Seeing a live display of your shot as you compose it on the iPad is quite exciting the first time you set up WiFi tethering.
It’s one of those moments you realise how cutting edge digital photography is at the moment. But to be honest, tethered shooting is most useful in only rather particular situations—studio shots being one of them.
After you play around with the features for a while, you’re likely to realise that just holding the camera in your hands gives you significantly more control over your shot. But in studio shooting it’s genuinely useful, so you should absolutely explore the WiFi capabilities of your camera, if it is WiFi-enabled, of course.
If your camera isn’t WiFi enabled, you may still be able to use WiFi tethering via Capture One and its companion app, Capture Pilot. The software costs quite a lot, however, so you’ll have to decide if it’s worthwhile to your shooting.
You’ll start by navigating in the camera’s menu to the WiFi control setting. Sony does things a bit differently (of course), in that it actually hosts a number of apps on the camera itself. But the Smart Remote Control app works just like the WiFi control function of other cameras.
The next step is connecting the devices. Some cameras use a password to manually connect, while others use a QR code to automatically sync the two devices.
After the first time the two devices are connected, it’s a simpler matter on subsequent uses. For Sony’s app, you can prioritise its ad-hoc WiFi signal so that as soon as it broadcasts, the iPad switches to it.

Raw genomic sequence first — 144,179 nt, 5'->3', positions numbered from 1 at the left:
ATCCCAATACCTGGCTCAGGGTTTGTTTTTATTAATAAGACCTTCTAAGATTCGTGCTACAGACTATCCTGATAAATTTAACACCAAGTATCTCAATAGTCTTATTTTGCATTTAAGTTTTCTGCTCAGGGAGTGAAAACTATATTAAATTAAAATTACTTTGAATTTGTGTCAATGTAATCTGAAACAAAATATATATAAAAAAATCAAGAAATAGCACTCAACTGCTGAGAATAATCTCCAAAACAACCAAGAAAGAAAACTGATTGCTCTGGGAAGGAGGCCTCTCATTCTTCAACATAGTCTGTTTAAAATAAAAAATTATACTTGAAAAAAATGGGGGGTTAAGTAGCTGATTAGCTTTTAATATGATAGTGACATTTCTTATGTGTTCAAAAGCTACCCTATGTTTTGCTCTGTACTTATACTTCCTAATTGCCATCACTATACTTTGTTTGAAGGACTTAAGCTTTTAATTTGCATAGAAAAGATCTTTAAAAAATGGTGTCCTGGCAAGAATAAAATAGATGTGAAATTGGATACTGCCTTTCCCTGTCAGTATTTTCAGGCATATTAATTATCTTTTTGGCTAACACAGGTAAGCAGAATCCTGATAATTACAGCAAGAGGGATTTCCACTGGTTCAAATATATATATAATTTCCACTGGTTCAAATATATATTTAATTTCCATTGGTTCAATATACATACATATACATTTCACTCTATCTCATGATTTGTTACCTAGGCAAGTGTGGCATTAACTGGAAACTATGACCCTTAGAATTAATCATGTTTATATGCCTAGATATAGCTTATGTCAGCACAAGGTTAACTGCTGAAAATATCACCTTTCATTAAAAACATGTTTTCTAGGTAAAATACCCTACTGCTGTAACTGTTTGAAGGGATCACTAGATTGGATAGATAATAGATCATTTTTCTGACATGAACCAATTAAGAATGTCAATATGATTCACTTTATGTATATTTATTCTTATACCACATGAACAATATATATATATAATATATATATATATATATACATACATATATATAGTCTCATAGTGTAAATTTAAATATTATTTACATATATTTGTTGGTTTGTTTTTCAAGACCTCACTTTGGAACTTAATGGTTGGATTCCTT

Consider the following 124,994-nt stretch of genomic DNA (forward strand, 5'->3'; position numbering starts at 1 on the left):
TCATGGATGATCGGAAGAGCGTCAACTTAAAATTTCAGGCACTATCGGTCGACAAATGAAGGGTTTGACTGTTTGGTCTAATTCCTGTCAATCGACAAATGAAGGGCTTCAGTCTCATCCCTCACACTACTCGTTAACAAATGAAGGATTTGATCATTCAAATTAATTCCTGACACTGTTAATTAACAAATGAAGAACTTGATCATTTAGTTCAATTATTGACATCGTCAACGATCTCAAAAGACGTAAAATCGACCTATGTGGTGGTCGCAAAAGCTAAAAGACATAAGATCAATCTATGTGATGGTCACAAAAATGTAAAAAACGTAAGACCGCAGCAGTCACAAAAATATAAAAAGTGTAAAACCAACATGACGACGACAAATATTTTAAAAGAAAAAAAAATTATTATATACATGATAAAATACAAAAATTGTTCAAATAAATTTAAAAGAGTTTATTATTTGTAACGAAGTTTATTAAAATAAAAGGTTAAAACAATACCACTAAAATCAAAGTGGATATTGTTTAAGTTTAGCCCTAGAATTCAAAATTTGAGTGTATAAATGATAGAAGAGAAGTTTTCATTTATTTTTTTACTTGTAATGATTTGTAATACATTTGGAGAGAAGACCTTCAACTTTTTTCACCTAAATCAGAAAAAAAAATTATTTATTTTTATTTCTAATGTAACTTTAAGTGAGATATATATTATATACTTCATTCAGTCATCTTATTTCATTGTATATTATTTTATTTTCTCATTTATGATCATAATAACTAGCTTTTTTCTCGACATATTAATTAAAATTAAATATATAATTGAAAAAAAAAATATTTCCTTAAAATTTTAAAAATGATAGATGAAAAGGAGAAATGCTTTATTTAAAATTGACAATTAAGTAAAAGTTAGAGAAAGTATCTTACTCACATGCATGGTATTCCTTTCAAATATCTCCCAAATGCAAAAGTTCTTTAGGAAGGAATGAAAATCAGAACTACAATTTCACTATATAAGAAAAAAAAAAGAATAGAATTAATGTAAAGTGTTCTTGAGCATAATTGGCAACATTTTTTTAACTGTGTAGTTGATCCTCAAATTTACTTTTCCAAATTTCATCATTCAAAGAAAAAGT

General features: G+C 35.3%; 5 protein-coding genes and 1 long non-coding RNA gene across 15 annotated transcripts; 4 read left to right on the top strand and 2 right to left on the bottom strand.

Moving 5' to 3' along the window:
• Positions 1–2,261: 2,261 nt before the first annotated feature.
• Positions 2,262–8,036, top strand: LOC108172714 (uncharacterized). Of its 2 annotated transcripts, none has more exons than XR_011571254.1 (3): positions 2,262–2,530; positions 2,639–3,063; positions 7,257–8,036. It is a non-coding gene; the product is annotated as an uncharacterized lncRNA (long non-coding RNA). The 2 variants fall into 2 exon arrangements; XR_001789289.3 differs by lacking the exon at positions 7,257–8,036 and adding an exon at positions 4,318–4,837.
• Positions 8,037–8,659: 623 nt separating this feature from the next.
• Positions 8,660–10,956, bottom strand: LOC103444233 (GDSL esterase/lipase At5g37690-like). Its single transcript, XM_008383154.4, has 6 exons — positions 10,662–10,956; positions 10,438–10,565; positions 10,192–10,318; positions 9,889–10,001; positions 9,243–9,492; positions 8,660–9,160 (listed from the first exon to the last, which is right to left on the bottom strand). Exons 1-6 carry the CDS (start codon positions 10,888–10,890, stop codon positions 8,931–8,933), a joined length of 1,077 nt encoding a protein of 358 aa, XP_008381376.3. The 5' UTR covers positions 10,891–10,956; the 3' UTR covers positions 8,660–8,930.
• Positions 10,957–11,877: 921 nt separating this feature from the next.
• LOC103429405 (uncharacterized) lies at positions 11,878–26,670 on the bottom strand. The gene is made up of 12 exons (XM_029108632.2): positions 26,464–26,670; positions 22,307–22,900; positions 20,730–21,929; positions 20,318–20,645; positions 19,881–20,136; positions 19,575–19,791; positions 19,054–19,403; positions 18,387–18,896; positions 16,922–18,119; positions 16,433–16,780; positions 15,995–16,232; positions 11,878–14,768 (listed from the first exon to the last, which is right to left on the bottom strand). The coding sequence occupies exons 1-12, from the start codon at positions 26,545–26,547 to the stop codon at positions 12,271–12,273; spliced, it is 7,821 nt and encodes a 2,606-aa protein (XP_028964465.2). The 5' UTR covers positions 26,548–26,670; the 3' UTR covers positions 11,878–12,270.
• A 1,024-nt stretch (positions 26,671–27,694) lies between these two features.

Sony’s app has a very sparse interface, but it covers all the major exposure and focus controls. Other cameras may allow only automatic modes to be used.
You will probably find that WiFi tethering is especially useful for shots where the camera is set up in a difficult position. For the real-estate shot at the top of the page, the camera was high up in the air, mounted on a tripod on top of a table. It was much easier to observe the effects of adjusting the curtains on the opposite side of the room to modify the light and fire the shutter from the iPad down on the floor than having to hop up on a precarious table and check the results.
In the few short years since its introduction, the iPad has revolutionised how photographers work. At one time having a fully fledged computer or powerful laptop computer was considered essential, but now the iPad is the perfect photographer’s companion. The Photographer’s iPad is Frank Gallaugher’s comprehensive guide to using the iPad for your photography.
The Photographer’s iPad
RRP for print edition: £9.99